Cryptic Visions

Angryblue, good with the birds.

Angryblue, good with the birds.

Since a very early age I’ve loved two things: to read and to draw. I was brought up on a lot of mythology and legends and that fed into a love of fantasy fiction, which in turn led to a love of fantasy art. I’d spend hours looking at books about Frazetta or Brom, and at school and college I decided it would be entertaining to take double art. It was a complete waste of time, other than for a few moments we’d touch on stuff like early renaissance religious pieces, and woodcut artists like Gustav Dore, in art history. 

In previous posts you’ll have seen some mention of the artwork Games Workshop uses and some praise for that, and while obviously I share a similar level of appreciation for that, it’s not the kind of art work I primarily enjoy now. Around the same age I got into the hobby, something happened to me that happens to most people in those years, and that’s starting to find oneself musically. This tied into my growing love for art and design of a particular focus. I just couldn’t argue with a lot of what I was listening too/looking at.

Take Bathory’s ‘Hammerheart’ album as a prime example to help explain it. While not as good as the album that preceded it, it was the first thing of theirs I came across. Just as engaging as the album is the cover. There’s a medieval gothic logotype scrawled across the top in their signature style, countered by a runic style album name at the bottom that references the Elder Futhark. Behind them both is a Frank Dicksee painting of a longboat being set a blaze, as a ruck of Norse Vikings try and inculcate one of their dead into Valhalla. This is a prime example; it’s everything in one package. Incredibly vitriolic metal twinned with an over the top layout design and the incredible painting of the burial rituals my mam had taught me about as a kid.  This could be applied to so many of the other genres I was learning about too and for a variety of different reasons.

The Funeral Of A Viking

The Funeral Of A Viking by Frank Dicksee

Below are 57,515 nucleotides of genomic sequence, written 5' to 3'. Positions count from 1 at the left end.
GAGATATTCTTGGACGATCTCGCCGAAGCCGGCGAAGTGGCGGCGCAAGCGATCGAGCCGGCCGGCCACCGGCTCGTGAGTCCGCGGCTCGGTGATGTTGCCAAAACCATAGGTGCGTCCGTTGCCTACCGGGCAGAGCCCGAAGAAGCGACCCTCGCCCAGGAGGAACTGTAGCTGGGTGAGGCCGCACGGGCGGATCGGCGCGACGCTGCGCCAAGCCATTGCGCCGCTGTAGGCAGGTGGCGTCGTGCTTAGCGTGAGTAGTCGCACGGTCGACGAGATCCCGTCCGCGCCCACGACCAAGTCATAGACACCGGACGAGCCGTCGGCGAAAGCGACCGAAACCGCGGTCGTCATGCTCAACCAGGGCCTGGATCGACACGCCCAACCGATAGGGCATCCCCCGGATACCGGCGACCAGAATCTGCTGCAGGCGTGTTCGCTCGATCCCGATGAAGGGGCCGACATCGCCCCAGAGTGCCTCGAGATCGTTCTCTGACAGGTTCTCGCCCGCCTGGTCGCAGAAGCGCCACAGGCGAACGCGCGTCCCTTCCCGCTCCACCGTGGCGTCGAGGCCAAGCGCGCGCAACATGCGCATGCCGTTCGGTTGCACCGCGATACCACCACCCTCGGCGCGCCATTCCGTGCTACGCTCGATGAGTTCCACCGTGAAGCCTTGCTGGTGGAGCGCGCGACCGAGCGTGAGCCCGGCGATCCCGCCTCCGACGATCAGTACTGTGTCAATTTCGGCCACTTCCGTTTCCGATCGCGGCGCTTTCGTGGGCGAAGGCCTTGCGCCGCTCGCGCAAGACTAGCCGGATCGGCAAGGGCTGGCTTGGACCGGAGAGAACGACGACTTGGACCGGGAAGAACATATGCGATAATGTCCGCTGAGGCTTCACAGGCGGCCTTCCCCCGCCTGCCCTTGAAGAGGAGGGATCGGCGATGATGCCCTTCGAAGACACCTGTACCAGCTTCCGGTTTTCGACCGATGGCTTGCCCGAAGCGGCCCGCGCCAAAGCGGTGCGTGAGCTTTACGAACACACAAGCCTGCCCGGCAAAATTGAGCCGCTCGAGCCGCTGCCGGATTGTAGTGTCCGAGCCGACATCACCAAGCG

I digress, what I’m trying to explain is that one of my favourite kinds of artwork is that of music. And in this article I’d to share a few of the illustrators working today that are killing it. This isn’t an organised list of even necessarily my top 3.

Mother Earth by Angryblue

Mother Earth by Angryblue

Justin Kamerer AKA Angryblue. I first came across him while reading the brilliant I Want Your Skull blog, now defunct since the authors (Ryan August) death. I’ve never taken hallucinogens, but I reckon this would equate to the kind of awe inspiring mind fuck that could only be achieved by 2 tabs of Lsd and a bag of mushrooms all washed down with some peyote. Obviously by this point I knew plenty of illustrators and artists who worked on detail. But what struck me, and still does, with Angryblue’s work is just how perfect the attention to detail is. If you get a chance to look at his pieces online, he includes work in progress shots sometimes, which often have items like the end of a pencil in it. Using that you can pick up on just how small of a scale he’s working at. He’s packing more detail in to say an A4 scale than other artists could accomplish by inking stuff out at A2 and scaling it down. Usually I tend to enjoy most artists work at the sketch/inked stage, but that’s completely different with Angryblue. To me once I’ve got over the initial eyegasm from seeing one of his pieces fully inked, I look forward to seeing the colour ways he adds later to use it on a finished poster. I can only assume that the reason a lot of the limited number of pastel colours he picks are immediately more enriched is by the complexity of the illustration. I’m sure there are illustrators that predate him doing the same thing, but for me he’s carved out this perfect style that nails it over and over again.